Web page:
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Data from: Simulating effects of fitness and dispersal on the use of Trojan sex chromosomes for invasive species management

Citation

Day, Casey et al. (2020), Data from: Simulating effects of fitness and dispersal on the use of Trojan sex chromosomes for invasive species management, Dryad, Dataset, https://doi.org/10.5061/dryad.qv9s4mwb9

Abstract

  1. The use of Trojan Y Chromosomes (TYC) for controlling invasive species involves manipulating the sex chromosomes of captive-raised individuals. Once released, the offspring of these individuals consist of only one sex, thereby skewing the sex-ratio of the invasive population and potentially leading to eradication. Simulation models are needed that can inform managers on how to maximize the likelihood of species eradication, since implementation of this novel management approach in the field is still rare.
  2. Here, we present the first spatially explicit, mechanistic simulation model of a real-world TYC program for invasive species eradication. Using a brook trout (Salvelinus fontinalis) system model, we investigated the effects of competitive and reproductive fitness of the captive-raised YY males, dispersal behavior upon their release, and landscape heterogeneity on eradication success.
  3. Likelihood of eradication was dependent on both the competitive and reproductive fitness of the Trojan individuals. Competitive fitness (i.e., survival) had a higher threshold for eradication, below which populations failed to be eradicated.
  4. Movement ecology of both the wild and YY male populations was important for eradication. Under a restricted dispersal scenario for YY males following their release, the wild population was not extirpated but maintained a stable, yet reduced, population size. In terms of landscape configuration, time to eradication of local patches increased with greater connectivity within the stream network.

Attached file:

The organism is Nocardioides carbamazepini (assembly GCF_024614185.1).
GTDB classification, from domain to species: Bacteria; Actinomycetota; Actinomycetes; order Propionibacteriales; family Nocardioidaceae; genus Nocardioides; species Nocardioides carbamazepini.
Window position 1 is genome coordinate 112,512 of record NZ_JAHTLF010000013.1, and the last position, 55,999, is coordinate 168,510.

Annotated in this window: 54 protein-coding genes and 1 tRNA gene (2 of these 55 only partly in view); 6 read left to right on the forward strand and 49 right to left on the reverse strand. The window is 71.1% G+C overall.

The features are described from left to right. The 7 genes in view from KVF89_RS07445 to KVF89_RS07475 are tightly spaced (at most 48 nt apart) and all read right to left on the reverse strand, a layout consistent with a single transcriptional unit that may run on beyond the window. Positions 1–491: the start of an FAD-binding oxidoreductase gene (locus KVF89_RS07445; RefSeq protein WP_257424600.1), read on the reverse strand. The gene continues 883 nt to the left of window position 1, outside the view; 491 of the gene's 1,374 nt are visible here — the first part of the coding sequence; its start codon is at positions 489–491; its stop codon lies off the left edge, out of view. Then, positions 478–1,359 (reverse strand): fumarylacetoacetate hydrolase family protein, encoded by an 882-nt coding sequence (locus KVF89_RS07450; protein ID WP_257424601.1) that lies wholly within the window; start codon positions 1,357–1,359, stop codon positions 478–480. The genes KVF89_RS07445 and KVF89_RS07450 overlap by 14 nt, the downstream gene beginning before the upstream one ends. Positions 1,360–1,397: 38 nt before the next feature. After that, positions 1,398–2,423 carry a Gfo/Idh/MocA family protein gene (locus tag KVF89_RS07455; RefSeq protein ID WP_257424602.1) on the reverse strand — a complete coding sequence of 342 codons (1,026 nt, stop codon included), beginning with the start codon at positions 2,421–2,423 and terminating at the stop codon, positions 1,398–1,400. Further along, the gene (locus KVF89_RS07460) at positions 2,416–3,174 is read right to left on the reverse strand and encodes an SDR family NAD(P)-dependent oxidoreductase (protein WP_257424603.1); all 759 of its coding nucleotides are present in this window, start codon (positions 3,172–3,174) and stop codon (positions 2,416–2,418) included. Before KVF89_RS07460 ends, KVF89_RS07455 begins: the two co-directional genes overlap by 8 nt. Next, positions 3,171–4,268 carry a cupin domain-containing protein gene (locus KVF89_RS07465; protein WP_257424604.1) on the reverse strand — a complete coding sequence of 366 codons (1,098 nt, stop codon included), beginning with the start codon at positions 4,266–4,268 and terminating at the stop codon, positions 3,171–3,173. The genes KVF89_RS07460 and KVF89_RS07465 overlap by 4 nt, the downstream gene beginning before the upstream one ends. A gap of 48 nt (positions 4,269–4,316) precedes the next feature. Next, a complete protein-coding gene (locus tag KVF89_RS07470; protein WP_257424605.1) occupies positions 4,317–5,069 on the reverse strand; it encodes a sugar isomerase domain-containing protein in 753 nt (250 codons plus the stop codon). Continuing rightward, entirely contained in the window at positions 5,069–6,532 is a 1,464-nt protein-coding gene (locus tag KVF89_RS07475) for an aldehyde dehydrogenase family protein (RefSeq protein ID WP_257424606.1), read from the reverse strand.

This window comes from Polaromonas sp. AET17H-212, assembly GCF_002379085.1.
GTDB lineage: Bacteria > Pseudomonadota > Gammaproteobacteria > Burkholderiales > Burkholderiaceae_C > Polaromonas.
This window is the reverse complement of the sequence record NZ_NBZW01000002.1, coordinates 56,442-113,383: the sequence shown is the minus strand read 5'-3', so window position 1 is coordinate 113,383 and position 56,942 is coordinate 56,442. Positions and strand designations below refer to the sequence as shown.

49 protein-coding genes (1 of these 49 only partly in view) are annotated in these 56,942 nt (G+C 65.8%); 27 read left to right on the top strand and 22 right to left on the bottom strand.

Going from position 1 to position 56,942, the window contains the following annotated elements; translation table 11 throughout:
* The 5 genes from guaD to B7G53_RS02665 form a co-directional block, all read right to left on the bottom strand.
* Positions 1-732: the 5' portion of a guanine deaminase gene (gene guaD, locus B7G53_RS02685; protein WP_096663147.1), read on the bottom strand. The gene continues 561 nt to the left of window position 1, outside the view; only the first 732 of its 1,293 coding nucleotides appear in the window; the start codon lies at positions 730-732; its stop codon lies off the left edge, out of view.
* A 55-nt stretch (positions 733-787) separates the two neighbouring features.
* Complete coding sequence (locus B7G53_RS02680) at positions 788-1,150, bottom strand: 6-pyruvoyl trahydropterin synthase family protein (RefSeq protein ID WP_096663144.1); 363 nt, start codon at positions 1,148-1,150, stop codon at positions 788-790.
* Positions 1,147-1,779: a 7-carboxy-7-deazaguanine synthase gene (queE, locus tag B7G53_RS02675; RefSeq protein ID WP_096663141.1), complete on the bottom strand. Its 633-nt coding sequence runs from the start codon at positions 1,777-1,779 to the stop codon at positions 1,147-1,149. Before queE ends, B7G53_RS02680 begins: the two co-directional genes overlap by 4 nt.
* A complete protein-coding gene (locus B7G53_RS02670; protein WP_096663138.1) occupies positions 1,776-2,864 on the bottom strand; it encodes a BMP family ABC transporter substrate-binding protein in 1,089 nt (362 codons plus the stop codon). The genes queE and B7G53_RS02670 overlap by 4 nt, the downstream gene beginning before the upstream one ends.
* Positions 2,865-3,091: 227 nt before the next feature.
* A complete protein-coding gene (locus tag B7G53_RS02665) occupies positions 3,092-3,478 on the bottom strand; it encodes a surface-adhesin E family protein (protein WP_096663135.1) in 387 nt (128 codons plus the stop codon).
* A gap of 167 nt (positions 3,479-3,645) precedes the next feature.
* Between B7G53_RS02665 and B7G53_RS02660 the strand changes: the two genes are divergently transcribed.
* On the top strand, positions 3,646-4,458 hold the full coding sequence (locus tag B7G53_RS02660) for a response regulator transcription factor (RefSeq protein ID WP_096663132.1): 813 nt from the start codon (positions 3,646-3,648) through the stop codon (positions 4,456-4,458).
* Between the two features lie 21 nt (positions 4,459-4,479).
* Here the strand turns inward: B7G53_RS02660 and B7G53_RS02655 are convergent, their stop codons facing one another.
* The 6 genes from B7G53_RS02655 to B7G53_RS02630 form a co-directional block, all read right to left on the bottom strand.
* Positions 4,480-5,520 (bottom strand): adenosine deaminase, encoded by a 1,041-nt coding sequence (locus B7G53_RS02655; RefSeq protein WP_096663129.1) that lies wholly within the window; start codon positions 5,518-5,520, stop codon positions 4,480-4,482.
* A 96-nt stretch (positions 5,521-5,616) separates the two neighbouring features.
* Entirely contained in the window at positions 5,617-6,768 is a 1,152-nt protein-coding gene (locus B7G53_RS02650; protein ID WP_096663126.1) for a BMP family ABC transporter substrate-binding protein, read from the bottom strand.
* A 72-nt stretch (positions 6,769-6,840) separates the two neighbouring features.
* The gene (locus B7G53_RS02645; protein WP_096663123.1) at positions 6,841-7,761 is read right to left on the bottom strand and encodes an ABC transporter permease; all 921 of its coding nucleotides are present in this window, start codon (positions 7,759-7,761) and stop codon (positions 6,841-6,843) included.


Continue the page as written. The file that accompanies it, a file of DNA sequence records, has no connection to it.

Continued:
5. In addition to sex ratio distortion, density-dependent mortality resulting from outplantings made an important contribution to eradication and therefore may also affect native competitors.
  6. While our results indicate that eradication is possible, maximizing its likelihood requires an understanding of the fitness and movement ecology of both the wild and YY male populations of the invasive species. Both our model and the principles derived from this study related to fitness and behavioral landscape ecology can be broadly applied to other invaded species and systems.

Methods

These data include inputs and outputs to the program CDMetaPOP version 1.40 (https://github.com/ComputationalEcologyLab/CDMetaPOP). Summary files that describe model output are also included. An additional excel file is included that details results from the connectivity measures and their relationship with patch occupancy.

Usage Notes

See readme files for explanations of each data set.

Funding

National Aeronautics and Space Administration, Award: NNX14AC91G

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